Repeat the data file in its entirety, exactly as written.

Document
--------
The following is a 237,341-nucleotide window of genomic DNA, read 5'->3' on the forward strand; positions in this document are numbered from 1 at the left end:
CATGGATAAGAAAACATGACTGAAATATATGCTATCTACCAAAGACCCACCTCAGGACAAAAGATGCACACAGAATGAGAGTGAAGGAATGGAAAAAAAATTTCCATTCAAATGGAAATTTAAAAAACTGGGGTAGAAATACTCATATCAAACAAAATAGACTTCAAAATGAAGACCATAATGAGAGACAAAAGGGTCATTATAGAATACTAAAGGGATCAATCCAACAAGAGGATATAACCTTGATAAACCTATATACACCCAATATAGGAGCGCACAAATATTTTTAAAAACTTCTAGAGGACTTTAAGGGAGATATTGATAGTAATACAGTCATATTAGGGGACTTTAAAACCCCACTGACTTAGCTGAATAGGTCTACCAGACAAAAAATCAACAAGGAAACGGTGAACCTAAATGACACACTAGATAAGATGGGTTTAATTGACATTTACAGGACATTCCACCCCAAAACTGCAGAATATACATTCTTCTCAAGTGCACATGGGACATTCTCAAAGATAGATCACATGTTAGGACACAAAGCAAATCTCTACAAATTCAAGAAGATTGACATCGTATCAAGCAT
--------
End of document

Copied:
The following is a 237,341-nucleotide window of genomic DNA, read 5'->3' on the forward strand; positions in this document are numbered from 1 at the left end:
CATGGATAAGAAAACATGACTGAAATATATGCTATCTACCAAAGACCCACCTCAGGACAAAAGATGCACACAGAATGAGAGTGAAGGAATGGAAAAAAAATTTCCATTCAAATGGAAATTTAAAAAACTGGGGTAGAAATACTCATATCAAACAAAATAGACTTCAAAATGAAGACCATAATGAGAGACAAAAGGGTCATTATAGAATACTAAAGGGATCAATCCAACAAGAGGATATAACCTTGATAAACCTATATACACCCAATATAGGAGCGCACAAATATTTTTAAAAACTTCTAGAGGACTTTAAGGGAGATATTGATAGTAATACAGTCATATTAGGGGACTTTAAAACCCCACTGACTTAGCTGAATAGGTCTACCAGACAAAAAATCAACAAGGAAACGGTGAACCTAAATGACACACTAGATAAGATGGGTTTAATTGACATTTACAGGACATTCCACCCCAAAACTGCAGAATATACATTCTTCTCAAGTGCACATGGGACATTCTCAAAGATAGATCACATGTTAGGACACAAAGCAAATCTCTACAAATTCAAGAAGATTGACATCGTATCAAGCAT